Republican Congressional candidate Mariannette Miller-Meeks has been on a roll since her primary win in June. As she prepares to take on Democrat Rita Hart this fall, Miller-Meeks can point to a slew of good news to pump up the base and engage voters in her quest to turn the 2nd congressional district from blue to red. In just the last few weeks, the campaign was promoted to full Young Gun Status (the NRCC candidate program). She snatched the endorsement from the NFIB and nailed her opponent for supporting radical anti-farming legislation. Last week Mariannette announced a vast coalition of 114 AG leaders who endorsed her campaign.

“The movement we’re seeing on the ground has been very exciting. We’re seeing it in our fundraising, in our polling and you’re seeing it play out in the media, the 2nd district – our race, is the race to watch,” she told Iowa Field Report. 

State Senator Miller-Meeks has an impressive resume, but one experience has really stood out this year. In addition to being a veteran and an ophthalmologist, she served as the former director of the Iowa Department of Public Health. This unique qualification has allowed her to brief members of Congress, and state leaders on navigating the tragic reality of the COVID-19 pandemic. 

When asked how the pandemic changed her campaign and what she misses, she doesn’t hesitate to say that, “Certainly trying to campaign in Coronavirus is difficult, but it’s not as difficult as some of the circumstances people are facing. Some people have invested every ounce of their energy and their intellectual capital and financial capital into starting a business. They’ve taken a huge risk and seen it shut down. Now, knowing that business may not survive, that is heartbreaking.”

She elaborated further by noting that she gets her inspiration and motivation and energy from being around people. So not being able to listen to them interact and engage with them has been something she’s still coping with. Despite the changes, her operation has had to undergo to accommodate the virus she says she looks forward every day to hearing new ideas, suggestions, and criticisms as doing so makes her a better candidate and public servant.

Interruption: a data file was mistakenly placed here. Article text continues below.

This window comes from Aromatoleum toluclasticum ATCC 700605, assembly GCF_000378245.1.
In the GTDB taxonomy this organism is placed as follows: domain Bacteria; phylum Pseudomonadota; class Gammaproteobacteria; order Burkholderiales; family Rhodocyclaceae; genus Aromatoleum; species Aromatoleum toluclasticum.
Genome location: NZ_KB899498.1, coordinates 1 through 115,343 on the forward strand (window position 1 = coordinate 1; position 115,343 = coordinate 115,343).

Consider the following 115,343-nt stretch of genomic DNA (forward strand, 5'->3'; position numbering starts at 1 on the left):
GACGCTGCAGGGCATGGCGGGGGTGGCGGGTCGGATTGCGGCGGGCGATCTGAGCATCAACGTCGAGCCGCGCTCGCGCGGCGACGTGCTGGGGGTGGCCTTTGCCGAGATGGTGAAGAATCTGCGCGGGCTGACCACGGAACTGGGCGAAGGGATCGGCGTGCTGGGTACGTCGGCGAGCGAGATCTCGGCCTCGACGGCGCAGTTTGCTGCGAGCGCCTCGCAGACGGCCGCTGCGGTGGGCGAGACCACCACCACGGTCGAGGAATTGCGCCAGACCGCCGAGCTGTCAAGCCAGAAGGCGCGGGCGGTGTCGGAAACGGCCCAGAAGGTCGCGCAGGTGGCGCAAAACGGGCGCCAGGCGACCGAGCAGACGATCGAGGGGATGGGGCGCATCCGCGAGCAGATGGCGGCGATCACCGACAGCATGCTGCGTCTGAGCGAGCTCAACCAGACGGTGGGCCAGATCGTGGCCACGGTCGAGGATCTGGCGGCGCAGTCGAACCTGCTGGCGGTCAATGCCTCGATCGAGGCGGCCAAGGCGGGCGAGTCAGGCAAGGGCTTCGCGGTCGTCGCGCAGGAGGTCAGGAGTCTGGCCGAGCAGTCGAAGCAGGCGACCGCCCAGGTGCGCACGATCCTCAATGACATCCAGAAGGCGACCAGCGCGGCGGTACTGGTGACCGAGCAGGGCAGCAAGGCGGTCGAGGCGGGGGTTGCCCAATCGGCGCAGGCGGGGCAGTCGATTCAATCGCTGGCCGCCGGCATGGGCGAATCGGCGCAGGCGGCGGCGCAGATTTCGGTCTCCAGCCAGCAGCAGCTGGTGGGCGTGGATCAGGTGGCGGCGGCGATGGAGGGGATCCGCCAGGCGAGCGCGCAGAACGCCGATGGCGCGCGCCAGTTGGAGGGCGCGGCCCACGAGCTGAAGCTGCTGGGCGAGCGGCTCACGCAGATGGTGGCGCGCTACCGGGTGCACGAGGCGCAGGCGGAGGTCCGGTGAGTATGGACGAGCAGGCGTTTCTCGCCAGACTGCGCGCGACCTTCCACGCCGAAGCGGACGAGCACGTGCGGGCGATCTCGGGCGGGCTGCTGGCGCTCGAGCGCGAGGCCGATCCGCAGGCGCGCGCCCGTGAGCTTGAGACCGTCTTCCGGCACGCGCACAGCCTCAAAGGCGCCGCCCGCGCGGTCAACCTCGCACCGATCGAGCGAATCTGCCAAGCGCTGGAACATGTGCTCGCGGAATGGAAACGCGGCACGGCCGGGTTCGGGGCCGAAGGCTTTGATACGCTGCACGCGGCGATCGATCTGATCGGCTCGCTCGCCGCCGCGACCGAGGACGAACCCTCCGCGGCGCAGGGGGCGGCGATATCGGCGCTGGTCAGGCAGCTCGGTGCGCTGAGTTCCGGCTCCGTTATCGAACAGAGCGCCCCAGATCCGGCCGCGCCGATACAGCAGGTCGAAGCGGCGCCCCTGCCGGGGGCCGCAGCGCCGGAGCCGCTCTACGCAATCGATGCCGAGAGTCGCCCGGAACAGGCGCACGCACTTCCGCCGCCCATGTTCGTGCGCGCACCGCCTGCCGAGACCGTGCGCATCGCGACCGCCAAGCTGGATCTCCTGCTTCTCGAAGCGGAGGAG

But the Coronavirus is not going to stop Mariannette; on the contrary, recognizing its importance has been critical for some of her campaign’s messaging and policy plans. She said that her campaign would continue to focus on issues surrounding it, especially healthcare, growing the economy post-pandemic, and ensuring that there is support for apprenticeships and skills training for those who need it.

Beyond those issues, she has strong views on holding China accountable for their past misdeeds and how they are currently behaving. One idea she highlighted is leveraging china’s long term aspirations and desire to be at the global table against them. “I think without harming our economy, without harming our trade with China, one of the ways you hold China accountable is through their position in international organizations,” she says, referencing the World Health organization and other large multination groups.  She proposes getting other international stakeholders to join the US in leveraging China’s desire to sit at the table with these organizations to gain concessions or force their hand. She explains this will hit at the heart of the aspirations and culture of the Chinese Communist Party.

This approach stems from her desire to balance China’s outrageous conduct and still account for their importance as a trading partner, especially for Iowa’s agricultural goods. This brings us back to the value she places on her new agricultural coalition. 

“We were very pleased with our new coalition, and by the way, there were more names we could have added,” touts Mariannette. The coalition comprises of elected leaders and lots of farmers. 

“We’re pleased with the support of our agriculture community and Secretary of Ag Mike Naig, who has really done a tremendous job in extraordinarily difficult circumstances with the pandemic and newly elected into his position. So it means a lot,” she declared

Miller-Meeks seems genuinely excited for the days and weeks to come leading up to the election. She believes there is a lot to talk about this fall and lots of distinctions between her and her opponent, former State Senator Rita Hart. Hart also identifies as a farmer, but when prompted with that, Mariannette makes it clear that she’s suspicious of Rita’s allegiances when it comes to Iowa farmers. The campaign has been hitting her opponent hard for Hart’s support of the Farm Systems Reform Act, legislation that would place new government regulations and limits on farms. 

“You can say you’re a farmer. But when you support the principles of legislation that would truly harm the average family farm that has tremendous financial penalties and basically puts the government in charge of Iowa agriculture, How do you reasonably call yourself a farmer?” She asked. 

Even though most political handicappers rate the seat a “toss-up,” the race is closer than some expected. This week the Congressional Leadership Fund released a poll they commissioned on the race. It showed a dead heat between Miller-Meeks and Hart. The survey was conducted at the end of July with a sample size of just over 400 and MOE of 4.9%